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Margaret Brown’s Blog

In New York City, a Food Movement Worthy of the Name

Margaret Brown

Posted September 26, 2013 in Health and the Environment, Living Sustainably, U.S. Law and Policy

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Last year, Michael Pollan raised the question of “whether or not there is a ‘food movement’ in America worthy of the name — that is, an organized force in our politics capable of demanding change in the food system.” He wrote this in regard to Prop 37 in California—a battle the food movement did not win—though NRDC supported the initiative.

But here in New York City, food activists are beginning to show some real political muscle—including getting involved in NYC mayor’s race. This past summer, six of the then-candidates came together for the first-ever Mayoral Forum on Food. The moderator, NYU professor and longtime food movement leader, Marion Nestle, asked candidates to tackle issues of hunger, infrastructure, and sustainability. More than 2000 people attended the forum—showing the growing strength of the movement. For a summary of that fantastic event, be sure to check out Johanna Dyer’s blog.

Then, yesterday, City Council members held a hearing on the status of the New York City food system. Speaker Christine Quinn’s office recently released an update to her forward-thinking 2010 FoodWorks report and the related food legislation from summer 2011. The purpose of the hearing was to better understand the progress we’ve made in recent years and to see where we still have work to do.

NRDC testified at this hearing, offering two next steps for the City Council to continue its leadership and improve New York City’s food system. Though they are only two of the many ways we can work to get more local and sustainable food to New Yorkers, the incorporation of these recommendations into the city’s larger food plan would provide clear and lasting benefits. 

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First, we asked that the city leverage its enormous purchasing power by setting concrete goals and sustainability criteria for local purchasing. The City Council took an important first step in encouraging local purchasing when it passed Local Law 50 of 2011,which established guidelines to help city agencies begin purchasing local food and reporting the geographic origin of their food. (NRDC worked to get a similar bill passed in Albany this summer and that bill is now awaiting Governor Cuomo’s signature.)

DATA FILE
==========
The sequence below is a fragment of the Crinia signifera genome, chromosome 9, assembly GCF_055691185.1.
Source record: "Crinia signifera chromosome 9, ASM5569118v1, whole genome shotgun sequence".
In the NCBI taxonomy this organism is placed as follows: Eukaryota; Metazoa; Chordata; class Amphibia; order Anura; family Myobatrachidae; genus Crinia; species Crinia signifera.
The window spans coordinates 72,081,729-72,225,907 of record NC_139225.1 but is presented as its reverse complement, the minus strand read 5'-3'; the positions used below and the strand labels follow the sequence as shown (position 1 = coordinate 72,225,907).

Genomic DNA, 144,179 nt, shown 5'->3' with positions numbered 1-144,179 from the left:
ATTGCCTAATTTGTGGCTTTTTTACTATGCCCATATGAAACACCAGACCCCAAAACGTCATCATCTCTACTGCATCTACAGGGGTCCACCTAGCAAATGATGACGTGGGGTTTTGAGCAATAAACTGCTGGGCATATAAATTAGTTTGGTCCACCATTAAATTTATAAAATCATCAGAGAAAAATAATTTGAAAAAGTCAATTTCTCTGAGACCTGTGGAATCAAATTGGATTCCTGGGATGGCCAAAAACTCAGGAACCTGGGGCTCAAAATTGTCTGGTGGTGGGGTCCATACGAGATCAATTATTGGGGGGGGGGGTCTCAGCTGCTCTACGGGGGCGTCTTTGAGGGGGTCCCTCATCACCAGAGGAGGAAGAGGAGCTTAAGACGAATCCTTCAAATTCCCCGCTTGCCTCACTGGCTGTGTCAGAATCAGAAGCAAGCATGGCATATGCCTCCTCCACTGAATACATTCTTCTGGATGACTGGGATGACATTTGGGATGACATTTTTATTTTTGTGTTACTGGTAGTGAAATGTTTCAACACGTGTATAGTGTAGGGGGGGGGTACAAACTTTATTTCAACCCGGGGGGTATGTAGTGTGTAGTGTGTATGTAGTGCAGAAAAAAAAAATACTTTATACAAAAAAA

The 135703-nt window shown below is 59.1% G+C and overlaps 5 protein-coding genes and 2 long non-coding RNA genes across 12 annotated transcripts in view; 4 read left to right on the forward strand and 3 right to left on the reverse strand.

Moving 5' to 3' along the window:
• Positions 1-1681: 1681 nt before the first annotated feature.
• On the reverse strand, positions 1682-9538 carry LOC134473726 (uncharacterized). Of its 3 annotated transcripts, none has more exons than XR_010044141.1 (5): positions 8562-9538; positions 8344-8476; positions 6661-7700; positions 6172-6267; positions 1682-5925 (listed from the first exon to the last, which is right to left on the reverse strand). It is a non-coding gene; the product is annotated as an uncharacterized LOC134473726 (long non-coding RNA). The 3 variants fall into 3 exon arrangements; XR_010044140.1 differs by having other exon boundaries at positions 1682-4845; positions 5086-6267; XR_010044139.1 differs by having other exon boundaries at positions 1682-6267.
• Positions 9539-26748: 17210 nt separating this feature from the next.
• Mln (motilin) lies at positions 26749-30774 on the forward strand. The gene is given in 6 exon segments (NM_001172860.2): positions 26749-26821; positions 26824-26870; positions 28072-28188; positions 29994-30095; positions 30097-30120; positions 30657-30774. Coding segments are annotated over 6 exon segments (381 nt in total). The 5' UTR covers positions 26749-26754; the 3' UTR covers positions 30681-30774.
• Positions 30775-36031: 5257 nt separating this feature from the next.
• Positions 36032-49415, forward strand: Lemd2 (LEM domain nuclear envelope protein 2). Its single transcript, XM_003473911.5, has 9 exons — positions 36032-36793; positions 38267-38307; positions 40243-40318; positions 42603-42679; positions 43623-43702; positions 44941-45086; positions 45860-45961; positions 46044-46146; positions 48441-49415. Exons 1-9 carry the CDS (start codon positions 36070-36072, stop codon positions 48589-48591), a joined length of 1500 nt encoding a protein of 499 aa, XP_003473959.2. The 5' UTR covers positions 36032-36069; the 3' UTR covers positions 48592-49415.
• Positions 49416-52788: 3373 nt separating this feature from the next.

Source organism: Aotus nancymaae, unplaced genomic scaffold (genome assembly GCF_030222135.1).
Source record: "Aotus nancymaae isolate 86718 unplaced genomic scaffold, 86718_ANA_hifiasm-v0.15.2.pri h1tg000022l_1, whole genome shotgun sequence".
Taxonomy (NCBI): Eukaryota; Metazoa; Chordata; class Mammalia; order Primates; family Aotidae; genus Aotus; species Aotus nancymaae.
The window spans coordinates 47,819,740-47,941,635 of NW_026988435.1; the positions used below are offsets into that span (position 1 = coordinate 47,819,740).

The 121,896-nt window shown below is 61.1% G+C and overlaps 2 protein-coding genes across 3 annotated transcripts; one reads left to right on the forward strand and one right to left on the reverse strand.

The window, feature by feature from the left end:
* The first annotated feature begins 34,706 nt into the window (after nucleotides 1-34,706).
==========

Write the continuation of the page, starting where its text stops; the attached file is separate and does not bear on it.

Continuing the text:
The City Council should build on this bill and require concrete local purchasing targets so that agencies can allocate necessary resources. Additionally, it should incorporate sustainability criteria for local purchasing so we ensure that the environment and human health are protected as we grow our agricultural economy.

Second, we asked the City Council to work closely with the new mayor to establish a wholesale farmers market as part of the overall redevelopment of Hunts Point Market in the South Bronx. Such a food hub would fill a major distribution gap in the regional food system by providing a permanent location for small- and medium- sized growers to sell wholesale food directly to supermarkets, restaurants, and other large buyers.

A broad coalition of groups—including NRDC, American Farmland Trust, New York Farm Bureau, and leading South Bronx environmental justice organizations have already asked state and city officials to push forward this long-overdue project. And The New York Times, in a strong editorial, has also called on Governor Cuomo and Mayor Bloomberg to make the wholesale farmers market a reality.

Given the interest—both personal and political—in food, there is hope that these and other important food issues will continue to get traction in the new administration.

 

Stay up-to-date on NRDC New York's food and other work! Like us on Facebook and follow us on Twitter. You can also visit our website at www.nrdc.org/newyork.

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Switchboard is the staff blog of the Natural Resources Defense Council, the nation’s most effective environmental group. For more about our work, including in-depth policy documents, action alerts and ways you can contribute, visit NRDC.org.

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